Center for Instructional Innovation and Assessment - Western Washington University's Teaching and Learning Center

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Classroom Assessment Technique:
Muddiest Point

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Ann Carlson, M.Ed., clearly and articulately describes the "muddiest point" classroom assessment technique. Considered by many to be the simplest classroom technique presented by Angelo and Cross, it can also be incredibly illustrative of what is most important to address in a course. In writing the script for this module, Ms. Carlson culled the most succinct explanations and useful strategies for incorporating this assessment method into courses.

 

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Classroom Assessment Technique: Muddiest Point

Ann Carlson, M.Ed.
Western Washington University

Introduction

My name is Ann Carlson and, for many years, I’ve been involved in the teaching and learning scene at Western Washington University.

What if I told you that you could improve the student learning in your courses—even your largest lecture courses—in just minutes each week?

Sound too good to be true?  Well, unlike what TV commercials say, there is no such thing as a miracle cure, no matter what it is we are trying to improve. However, when it comes to improving student learning in our courses, there IS a proven assessment method that requires very little time, involves minimal change to your syllabus, is one that students find most useful…AND can deliver optimal results.

This method is called "The Muddiest Point."  It was developed in 1989 by Frederick Mosteller, the eminent Harvard statistics professor, and has been used by educators with great success and to wide acclaim ever since.

There are many variations of the Muddiest Point, but the following is the classic method.

Classic Method

STEP ONE: At the end of your class, hand out blank 3x5 cards. Instruct the students not to write their names on the cards – anonymity is important here.

STEP TWO: Ask your students to write down the answer to this question: What was the "muddiest" point so far in this session?  (In other words, what was least clear to you? Or, what questions do you still have about today’s lecture?)

STEP THREE: Collect the cards.

STEP FOUR: Review the cards and decide on a format for addressing the "muddy points," that your students have identified. You then might:

  • Post questions and answers on course web page
  • Answer questions at start of next class meeting
  • Prepare a handout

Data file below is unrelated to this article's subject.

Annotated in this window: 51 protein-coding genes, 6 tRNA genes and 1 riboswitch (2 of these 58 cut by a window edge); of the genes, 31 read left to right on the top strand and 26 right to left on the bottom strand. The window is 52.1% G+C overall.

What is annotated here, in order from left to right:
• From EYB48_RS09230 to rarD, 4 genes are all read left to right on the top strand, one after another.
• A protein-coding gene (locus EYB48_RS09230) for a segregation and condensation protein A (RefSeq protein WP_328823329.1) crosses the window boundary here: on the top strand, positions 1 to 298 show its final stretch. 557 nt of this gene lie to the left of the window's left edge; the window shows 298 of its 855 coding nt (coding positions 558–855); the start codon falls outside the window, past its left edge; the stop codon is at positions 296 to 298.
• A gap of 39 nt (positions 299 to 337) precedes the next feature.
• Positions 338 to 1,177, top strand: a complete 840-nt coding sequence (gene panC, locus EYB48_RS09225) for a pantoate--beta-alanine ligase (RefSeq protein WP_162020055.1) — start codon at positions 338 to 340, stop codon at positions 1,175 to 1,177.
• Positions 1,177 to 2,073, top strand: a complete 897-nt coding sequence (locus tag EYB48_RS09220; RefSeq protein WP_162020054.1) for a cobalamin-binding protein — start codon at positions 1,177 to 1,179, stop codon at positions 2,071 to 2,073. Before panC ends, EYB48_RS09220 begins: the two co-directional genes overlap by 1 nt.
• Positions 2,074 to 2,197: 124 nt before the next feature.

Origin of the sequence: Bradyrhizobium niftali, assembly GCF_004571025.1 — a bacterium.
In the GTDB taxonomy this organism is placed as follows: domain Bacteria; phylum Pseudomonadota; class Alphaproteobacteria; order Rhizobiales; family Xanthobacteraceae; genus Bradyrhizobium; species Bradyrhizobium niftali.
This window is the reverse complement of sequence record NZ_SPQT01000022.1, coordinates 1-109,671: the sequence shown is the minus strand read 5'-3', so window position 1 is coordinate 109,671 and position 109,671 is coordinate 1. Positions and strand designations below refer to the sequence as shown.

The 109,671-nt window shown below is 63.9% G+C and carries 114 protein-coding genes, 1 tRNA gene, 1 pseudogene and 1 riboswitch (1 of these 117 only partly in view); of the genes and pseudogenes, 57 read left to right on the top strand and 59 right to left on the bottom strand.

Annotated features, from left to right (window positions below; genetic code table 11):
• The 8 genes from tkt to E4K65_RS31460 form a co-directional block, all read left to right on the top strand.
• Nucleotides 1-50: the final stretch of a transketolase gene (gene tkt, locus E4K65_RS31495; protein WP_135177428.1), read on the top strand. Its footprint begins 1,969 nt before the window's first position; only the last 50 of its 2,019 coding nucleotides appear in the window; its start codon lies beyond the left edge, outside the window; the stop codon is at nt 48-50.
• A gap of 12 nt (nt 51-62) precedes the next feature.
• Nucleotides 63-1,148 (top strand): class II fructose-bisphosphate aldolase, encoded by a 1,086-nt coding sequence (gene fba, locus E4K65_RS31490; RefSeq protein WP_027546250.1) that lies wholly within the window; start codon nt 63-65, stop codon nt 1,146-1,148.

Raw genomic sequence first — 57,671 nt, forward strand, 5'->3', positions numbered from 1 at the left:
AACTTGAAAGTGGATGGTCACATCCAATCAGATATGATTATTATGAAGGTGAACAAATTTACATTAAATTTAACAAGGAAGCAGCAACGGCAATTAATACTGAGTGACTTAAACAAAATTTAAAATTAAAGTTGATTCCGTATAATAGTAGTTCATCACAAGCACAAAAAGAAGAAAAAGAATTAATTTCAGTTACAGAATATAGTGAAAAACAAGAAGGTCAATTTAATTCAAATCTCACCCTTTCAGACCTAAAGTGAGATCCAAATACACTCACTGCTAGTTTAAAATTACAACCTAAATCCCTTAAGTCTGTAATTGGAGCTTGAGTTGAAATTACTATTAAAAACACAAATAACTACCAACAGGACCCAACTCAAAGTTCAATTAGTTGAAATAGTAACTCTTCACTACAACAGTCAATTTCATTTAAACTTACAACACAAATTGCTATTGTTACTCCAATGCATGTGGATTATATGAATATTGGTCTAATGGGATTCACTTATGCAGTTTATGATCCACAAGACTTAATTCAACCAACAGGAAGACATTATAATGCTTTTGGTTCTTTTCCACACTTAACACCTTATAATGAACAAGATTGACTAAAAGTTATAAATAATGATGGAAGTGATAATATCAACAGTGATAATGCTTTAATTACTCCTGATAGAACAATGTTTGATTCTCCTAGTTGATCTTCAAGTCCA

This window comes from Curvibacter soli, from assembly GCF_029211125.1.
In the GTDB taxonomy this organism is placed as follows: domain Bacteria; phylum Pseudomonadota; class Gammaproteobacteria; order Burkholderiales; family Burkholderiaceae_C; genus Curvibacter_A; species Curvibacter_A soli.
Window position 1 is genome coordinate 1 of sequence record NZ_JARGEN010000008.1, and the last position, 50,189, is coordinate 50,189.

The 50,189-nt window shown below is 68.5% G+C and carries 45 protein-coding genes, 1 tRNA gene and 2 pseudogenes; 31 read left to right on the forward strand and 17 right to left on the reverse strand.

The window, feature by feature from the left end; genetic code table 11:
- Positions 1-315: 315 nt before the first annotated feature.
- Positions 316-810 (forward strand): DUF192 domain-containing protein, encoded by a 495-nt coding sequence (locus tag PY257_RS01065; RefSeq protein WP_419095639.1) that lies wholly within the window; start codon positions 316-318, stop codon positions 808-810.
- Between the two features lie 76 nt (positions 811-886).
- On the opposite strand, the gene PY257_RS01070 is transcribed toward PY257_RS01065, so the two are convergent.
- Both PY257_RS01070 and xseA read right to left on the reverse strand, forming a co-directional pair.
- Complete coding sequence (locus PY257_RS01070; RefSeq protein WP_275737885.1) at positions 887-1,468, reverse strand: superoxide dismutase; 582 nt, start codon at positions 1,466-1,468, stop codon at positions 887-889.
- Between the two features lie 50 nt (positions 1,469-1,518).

• Slightly revise course content to address frequently occurring questions
  • Send an email response to the class

The Muddiest Point technique is well-suited to large, lower-division classes and it can be adapted for use with lectures, a class discussion, or assignment. Since students' responses to the Muddiest Point question usually consist of a few words or phrases; an instructor can read and sort the responses in just a few minutes.

There is no one right way to do the "Muddiest Point," and you will probably develop your own variation. For example, you may want to set it up as an online discussion, or have students turn in their responses as class begins. An emailed "muddiest point" can be used to gather feedback on readings, which can be used to shape subsequent in-class discussions.

Using the Muddiest Point has many advantages, for students and professors alike.

Advantages

For students, the Muddiest Point

  • Allows them to reflect on what they’ve learned,
  • Helps them retain information, as well as analyze and synthesize information,
  • Supports them in building new knowledge, and
  • Assists them in using their time to study effectively

For the instructor, the Muddiest Point

  • Is more effective than asking for questions
  • Is an efficient way to get a sense of where students are having difficulty
  • Identifies the next steps needed to help students master difficult information or skills.
  • Helps in planning revisions for future versions of the course.

If you’re ready to do the Muddiest Point in one of your courses, keep in mind these tips.

Tips
  • Don’t overuse it: Focusing on muddiest points too often can be discouraging for both students and professors because of the tendency to emphasize the negative.
  • If it turns out there is a theme that shows many in the class are mentioning the same Muddiest Point, you might want to schedule added class time on the subject, post more information on a course website, or re-design an assignment. Whatever you decide, be sure your students have reasonable expectations for your response.
  • Consider alternatives to the muddiest point question such as, the most important point, the most surprising point, etc.
  • In larger classes, create small groups of students and then have each group create a feedback card.

Are you ready to make the Muddiest Point method part of your assessment plan?  The Muddiest Point is just about the simplest assessment technique one can use, and—for a relatively low investment of time and energy—can provide you with excellent and useful feedback that will improve the student learning in your courses.
 

References and Resources

Muddiest Point

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